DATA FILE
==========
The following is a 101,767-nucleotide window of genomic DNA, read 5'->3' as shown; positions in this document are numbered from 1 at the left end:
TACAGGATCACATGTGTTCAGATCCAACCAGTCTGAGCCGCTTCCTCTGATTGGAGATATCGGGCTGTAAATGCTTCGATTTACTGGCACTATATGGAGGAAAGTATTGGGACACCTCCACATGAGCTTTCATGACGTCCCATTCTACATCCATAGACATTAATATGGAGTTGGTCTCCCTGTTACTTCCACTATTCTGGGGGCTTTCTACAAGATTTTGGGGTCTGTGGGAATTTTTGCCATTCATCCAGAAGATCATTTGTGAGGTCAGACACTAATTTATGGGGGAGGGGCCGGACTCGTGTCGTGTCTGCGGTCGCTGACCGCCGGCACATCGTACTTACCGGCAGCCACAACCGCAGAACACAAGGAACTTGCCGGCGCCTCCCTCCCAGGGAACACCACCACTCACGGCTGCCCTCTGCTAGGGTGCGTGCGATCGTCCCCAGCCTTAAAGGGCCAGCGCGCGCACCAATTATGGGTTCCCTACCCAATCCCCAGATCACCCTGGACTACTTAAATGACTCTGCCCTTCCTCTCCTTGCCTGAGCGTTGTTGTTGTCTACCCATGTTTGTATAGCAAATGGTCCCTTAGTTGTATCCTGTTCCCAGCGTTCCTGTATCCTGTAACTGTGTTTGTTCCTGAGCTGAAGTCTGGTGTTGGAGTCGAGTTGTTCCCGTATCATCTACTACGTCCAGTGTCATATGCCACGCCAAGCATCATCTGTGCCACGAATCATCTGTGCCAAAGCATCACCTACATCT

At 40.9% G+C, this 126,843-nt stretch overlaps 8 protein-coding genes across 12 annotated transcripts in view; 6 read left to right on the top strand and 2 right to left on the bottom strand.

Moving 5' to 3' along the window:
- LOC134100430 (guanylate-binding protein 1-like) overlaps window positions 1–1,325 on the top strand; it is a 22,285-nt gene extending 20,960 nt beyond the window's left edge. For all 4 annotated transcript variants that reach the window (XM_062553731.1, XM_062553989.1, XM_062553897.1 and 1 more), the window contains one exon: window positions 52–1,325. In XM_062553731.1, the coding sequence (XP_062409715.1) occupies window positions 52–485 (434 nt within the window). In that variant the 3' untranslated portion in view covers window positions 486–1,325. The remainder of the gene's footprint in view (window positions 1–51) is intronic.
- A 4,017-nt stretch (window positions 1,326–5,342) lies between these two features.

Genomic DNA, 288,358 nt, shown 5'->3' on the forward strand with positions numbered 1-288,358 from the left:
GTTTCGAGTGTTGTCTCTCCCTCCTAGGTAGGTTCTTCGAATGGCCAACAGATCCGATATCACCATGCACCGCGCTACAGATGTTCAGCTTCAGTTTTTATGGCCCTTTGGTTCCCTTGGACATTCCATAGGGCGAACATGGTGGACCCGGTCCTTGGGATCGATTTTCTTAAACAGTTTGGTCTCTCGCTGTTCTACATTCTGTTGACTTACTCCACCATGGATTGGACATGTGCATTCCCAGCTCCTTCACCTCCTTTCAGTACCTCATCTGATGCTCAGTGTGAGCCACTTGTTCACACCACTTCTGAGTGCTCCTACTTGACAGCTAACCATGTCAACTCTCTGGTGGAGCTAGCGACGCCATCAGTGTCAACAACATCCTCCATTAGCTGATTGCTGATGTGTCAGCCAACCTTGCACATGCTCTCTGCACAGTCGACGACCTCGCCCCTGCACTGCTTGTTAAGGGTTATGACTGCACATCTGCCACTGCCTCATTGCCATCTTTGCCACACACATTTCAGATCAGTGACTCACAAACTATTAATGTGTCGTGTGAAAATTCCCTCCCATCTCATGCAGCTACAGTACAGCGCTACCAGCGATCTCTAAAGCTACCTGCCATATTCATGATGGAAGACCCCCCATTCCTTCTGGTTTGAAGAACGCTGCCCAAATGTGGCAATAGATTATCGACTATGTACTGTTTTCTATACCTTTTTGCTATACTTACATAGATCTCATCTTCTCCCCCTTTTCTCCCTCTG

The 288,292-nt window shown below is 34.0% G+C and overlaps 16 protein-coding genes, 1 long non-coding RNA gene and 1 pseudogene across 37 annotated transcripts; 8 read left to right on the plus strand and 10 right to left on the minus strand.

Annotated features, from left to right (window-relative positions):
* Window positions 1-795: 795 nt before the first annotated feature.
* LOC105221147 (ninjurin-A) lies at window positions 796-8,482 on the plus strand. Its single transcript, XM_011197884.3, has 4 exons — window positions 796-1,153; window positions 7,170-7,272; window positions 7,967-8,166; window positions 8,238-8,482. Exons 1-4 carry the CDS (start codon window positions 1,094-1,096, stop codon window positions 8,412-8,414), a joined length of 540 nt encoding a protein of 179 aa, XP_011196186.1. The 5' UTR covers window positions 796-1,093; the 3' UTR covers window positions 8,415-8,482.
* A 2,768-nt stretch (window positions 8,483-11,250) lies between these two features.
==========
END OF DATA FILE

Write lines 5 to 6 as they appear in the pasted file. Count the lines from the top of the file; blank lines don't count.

- LOC134100430 (guanylate-binding protein 1-like) overlaps window positions 1–1,325 on the top strand; it is a 22,285-nt gene extending 20,960 nt beyond the window's left edge. For all 4 annotated transcript variants that reach the window (XM_062553731.1, XM_062553989.1, XM_062553897.1 and 1 more), the window contains one exon: window positions 52–1,325. In XM_062553731.1, the coding sequence (XP_062409715.1) occupies window positions 52–485 (434 nt within the window). In that variant the 3' untranslated portion in view covers window positions 486–1,325. The remainder of the gene's footprint in view (window positions 1–51) is intronic.
- A 4,017-nt stretch (window positions 1,326–5,342) lies between these two features.